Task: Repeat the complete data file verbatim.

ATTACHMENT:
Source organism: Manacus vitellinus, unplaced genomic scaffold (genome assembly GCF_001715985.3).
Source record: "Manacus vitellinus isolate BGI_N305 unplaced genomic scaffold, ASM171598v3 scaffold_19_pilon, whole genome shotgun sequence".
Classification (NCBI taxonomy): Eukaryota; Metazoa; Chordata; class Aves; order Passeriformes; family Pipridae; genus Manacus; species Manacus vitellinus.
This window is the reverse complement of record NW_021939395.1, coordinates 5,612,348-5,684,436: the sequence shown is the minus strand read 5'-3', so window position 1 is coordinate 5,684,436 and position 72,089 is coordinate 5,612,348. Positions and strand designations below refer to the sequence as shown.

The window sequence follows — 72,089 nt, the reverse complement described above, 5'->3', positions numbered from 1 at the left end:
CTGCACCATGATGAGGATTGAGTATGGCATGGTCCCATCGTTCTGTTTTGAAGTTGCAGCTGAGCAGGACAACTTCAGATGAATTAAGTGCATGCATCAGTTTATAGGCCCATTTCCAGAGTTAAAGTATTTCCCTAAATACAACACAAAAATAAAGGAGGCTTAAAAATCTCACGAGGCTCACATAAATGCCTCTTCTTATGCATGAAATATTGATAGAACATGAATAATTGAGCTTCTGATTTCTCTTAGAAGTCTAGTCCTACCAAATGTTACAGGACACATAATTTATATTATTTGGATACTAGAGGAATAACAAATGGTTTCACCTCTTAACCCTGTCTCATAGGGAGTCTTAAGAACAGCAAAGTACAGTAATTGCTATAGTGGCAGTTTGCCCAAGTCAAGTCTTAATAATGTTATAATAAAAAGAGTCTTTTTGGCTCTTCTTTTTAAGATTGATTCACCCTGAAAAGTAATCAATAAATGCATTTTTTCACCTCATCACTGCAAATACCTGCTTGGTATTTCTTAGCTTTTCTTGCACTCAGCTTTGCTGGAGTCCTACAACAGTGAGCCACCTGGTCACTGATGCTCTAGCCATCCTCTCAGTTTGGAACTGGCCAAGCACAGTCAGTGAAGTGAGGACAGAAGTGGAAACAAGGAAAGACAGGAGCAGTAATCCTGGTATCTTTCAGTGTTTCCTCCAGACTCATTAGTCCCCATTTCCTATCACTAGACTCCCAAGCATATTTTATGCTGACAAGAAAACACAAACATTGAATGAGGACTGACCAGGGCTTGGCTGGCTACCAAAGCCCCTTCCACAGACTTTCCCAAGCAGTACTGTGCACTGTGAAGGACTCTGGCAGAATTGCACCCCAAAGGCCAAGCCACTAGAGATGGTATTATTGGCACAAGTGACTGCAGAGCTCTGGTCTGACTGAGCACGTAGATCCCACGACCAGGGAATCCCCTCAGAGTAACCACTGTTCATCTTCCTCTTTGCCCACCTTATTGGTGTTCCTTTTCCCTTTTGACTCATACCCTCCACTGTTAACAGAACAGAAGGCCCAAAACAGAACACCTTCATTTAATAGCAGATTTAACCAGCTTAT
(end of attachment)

Source organism: Manacus vitellinus, unplaced genomic scaffold (genome assembly GCF_001715985.3).
Source record: "Manacus vitellinus isolate BGI_N305 unplaced genomic scaffold, ASM171598v3 scaffold_19_pilon, whole genome shotgun sequence".
Classification (NCBI taxonomy): Eukaryota; Metazoa; Chordata; class Aves; order Passeriformes; family Pipridae; genus Manacus; species Manacus vitellinus.
This window is the reverse complement of record NW_021939395.1, coordinates 5,612,348-5,684,436: the sequence shown is the minus strand read 5'-3', so window position 1 is coordinate 5,684,436 and position 72,089 is coordinate 5,612,348. Positions and strand designations below refer to the sequence as shown.

The window sequence follows — 72,089 nt, the reverse complement described above, 5'->3', positions numbered from 1 at the left end:
CTGCACCATGATGAGGATTGAGTATGGCATGGTCCCATCGTTCTGTTTTGAAGTTGCAGCTGAGCAGGACAACTTCAGATGAATTAAGTGCATGCATCAGTTTATAGGCCCATTTCCAGAGTTAAAGTATTTCCCTAAATACAACACAAAAATAAAGGAGGCTTAAAAATCTCACGAGGCTCACATAAATGCCTCTTCTTATGCATGAAATATTGATAGAACATGAATAATTGAGCTTCTGATTTCTCTTAGAAGTCTAGTCCTACCAAATGTTACAGGACACATAATTTATATTATTTGGATACTAGAGGAATAACAAATGGTTTCACCTCTTAACCCTGTCTCATAGGGAGTCTTAAGAACAGCAAAGTACAGTAATTGCTATAGTGGCAGTTTGCCCAAGTCAAGTCTTAATAATGTTATAATAAAAAGAGTCTTTTTGGCTCTTCTTTTTAAGATTGATTCACCCTGAAAAGTAATCAATAAATGCATTTTTTCACCTCATCACTGCAAATACCTGCTTGGTATTTCTTAGCTTTTCTTGCACTCAGCTTTGCTGGAGTCCTACAACAGTGAGCCACCTGGTCACTGATGCTCTAGCCATCCTCTCAGTTTGGAACTGGCCAAGCACAGTCAGTGAAGTGAGGACAGAAGTGGAAACAAGGAAAGACAGGAGCAGTAATCCTGGTATCTTTCAGTGTTTCCTCCAGACTCATTAGTCCCCATTTCCTATCACTAGACTCCCAAGCATATTTTATGCTGACAAGAAAACACAAACATTGAATGAGGACTGACCAGGGCTTGGCTGGCTACCAAAGCCCCTTCCACAGACTTTCCCAAGCAGTACTGTGCACTGTGAAGGACTCTGGCAGAATTGCACCCCAAAGGCCAAGCCACTAGAGATGGTATTATTGGCACAAGTGACTGCAGAGCTCTGGTCTGACTGAGCACGTAGATCCCACGACCAGGGAATCCCCTCAGAGTAACCACTGTTCATCTTCCTCTTTGCCCACCTTATTGGTGTTCCTTTTCCCTTTTGACTCATACCCTCCACTGTTAACAGAACAGAAGGCCCAAAACAGAACACCTTCATTTAATAGCAGATTTAACCAGCTTAT